Report: China trade deficit sucks jobs out of New Hampshire

Study says state has suffered biggest job loss due to massive imbalance

New Hampshire has 24,000 fewer jobs because of the massive trade deficit with China – 3.55 percent of the state workforce in 2017, a larger percentage than any other state in the nation, according to report released Tuesday by the Economic Policy Institute, a liberal think tank.

The report blames a $375 billion deficit with China for the loss of 3.4 million jobs in the U.S. manufacturing and high-tech sectors since 2001, when China joined the World Trade Organization. The total includes actual job loss and “job opportunity” loss.

While New Hampshire only accounts for a tiny percentage of job loss, the deficit with China has a bigger impact on the state because of our small workforce. California lost the most jobs overall, over a half a million, but that accounts for 3.34 percent of the state workforce, putting it at NO 3 overall., Massachusetts is seventh (2.75 percent), Vermont eighth (2.74) Maine 31st(1.91 percent). Wyoming and Washington, D.C. are at the bottom 0.72 percent and .029 percent, respectively. 

That’s partly because the Granite State has a relatively strong manufacturing base, particularly in the tech sector. The state ranks 15thin manufacturing as a total share of employment, said Robert Scott, co-author of the report and senior economist and director of trade and manufacturing policy research at the institute.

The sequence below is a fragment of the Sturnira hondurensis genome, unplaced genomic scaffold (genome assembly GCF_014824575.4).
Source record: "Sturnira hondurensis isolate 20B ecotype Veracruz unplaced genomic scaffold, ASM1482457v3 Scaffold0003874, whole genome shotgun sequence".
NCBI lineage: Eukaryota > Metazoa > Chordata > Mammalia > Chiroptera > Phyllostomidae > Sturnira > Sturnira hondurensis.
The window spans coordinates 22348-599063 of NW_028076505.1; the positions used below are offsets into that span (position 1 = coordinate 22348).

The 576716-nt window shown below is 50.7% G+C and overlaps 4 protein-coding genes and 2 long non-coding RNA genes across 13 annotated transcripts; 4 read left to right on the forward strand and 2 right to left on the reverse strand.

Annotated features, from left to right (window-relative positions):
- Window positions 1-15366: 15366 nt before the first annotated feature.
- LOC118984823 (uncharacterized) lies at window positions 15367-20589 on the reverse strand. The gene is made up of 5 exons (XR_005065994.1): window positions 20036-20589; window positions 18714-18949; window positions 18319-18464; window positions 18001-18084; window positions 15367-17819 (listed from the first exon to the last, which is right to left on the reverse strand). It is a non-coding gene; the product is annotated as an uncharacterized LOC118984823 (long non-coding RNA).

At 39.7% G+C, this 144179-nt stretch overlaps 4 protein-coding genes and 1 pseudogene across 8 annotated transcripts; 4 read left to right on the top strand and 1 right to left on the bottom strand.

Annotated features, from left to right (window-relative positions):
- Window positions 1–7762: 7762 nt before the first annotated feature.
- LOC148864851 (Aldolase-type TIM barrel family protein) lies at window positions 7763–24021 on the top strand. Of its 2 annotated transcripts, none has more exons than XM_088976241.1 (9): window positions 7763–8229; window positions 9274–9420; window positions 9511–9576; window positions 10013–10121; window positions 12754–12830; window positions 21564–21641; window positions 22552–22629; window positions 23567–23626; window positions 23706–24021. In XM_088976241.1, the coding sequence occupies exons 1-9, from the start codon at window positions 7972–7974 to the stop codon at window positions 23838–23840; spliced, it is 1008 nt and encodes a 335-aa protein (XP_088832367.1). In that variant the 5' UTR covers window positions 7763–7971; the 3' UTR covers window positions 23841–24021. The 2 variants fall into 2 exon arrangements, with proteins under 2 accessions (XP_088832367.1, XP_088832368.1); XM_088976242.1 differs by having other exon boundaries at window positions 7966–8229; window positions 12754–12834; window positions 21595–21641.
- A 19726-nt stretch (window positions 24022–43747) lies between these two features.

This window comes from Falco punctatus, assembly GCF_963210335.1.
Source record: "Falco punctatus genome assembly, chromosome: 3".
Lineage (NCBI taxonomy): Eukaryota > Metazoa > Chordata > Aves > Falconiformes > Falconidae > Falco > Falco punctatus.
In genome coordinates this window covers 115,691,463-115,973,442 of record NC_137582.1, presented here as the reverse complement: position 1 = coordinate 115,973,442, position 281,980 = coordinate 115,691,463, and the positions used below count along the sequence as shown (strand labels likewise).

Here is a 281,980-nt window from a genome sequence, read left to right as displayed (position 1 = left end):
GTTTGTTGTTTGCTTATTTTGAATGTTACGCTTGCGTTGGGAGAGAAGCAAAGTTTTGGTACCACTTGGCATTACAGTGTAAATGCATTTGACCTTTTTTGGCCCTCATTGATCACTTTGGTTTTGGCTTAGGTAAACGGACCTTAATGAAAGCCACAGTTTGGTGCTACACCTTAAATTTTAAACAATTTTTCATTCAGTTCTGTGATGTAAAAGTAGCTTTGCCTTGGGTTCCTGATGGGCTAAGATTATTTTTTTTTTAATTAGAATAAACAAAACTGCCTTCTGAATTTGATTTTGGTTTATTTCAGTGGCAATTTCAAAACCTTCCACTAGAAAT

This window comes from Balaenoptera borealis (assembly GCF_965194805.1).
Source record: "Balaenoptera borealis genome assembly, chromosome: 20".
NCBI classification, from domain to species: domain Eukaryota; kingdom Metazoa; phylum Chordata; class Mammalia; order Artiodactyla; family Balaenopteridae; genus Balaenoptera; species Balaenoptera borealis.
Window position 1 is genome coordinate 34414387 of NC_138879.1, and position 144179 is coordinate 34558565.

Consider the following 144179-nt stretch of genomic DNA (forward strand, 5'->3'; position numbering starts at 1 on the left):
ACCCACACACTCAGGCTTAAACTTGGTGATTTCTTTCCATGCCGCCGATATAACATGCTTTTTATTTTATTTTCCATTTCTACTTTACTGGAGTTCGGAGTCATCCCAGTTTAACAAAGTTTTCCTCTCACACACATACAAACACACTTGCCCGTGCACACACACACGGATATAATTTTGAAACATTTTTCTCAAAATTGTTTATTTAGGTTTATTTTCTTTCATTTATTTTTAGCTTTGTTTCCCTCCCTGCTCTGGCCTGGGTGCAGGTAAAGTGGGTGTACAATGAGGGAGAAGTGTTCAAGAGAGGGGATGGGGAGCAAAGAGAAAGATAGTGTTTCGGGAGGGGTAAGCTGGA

‘Flawed’ strategy

How do the numbers square with New Hampshire having one of the lowest unemployment rates in the country and employers have trouble finding workers to fill existing jobs?

one, Scott said, the trade deficit shifts the makeup of the workforce, so that there are fewer manufacturing jobs and more in the service sector.

“We have jobs, but there are more bad jobs and fewer good jobs,” he said.

Second, states that were hit hard during the recession, suffered employment migration. “People moved to where the jobs were, so part of the workforce is gone.”

If the trade deficit with China hurts the nation and state, wouldn’t a trade war with China help both?

“Just because there’s less trade, doesn’t mean the trade imbalance is going to improve,” said Scott, who said that it will probably get worse.

Retaliation by China will offset some of the tariffs imposed by the United States, but China devaluating its currency will more than offset it.

While the Trump administration might want to negotiate a better deal with China, and eventually lower the trade deficit, “the strategy is completely flawed” Scott said, and is more an attempt to send a political message that he is being tough on trade than actually improve things.

“It is more punishment-based than policy-based,” he said. Lowering the value of the dollar by more than a third compared to China’s renminbi would be more effective than increasing tariffs, Scott said.

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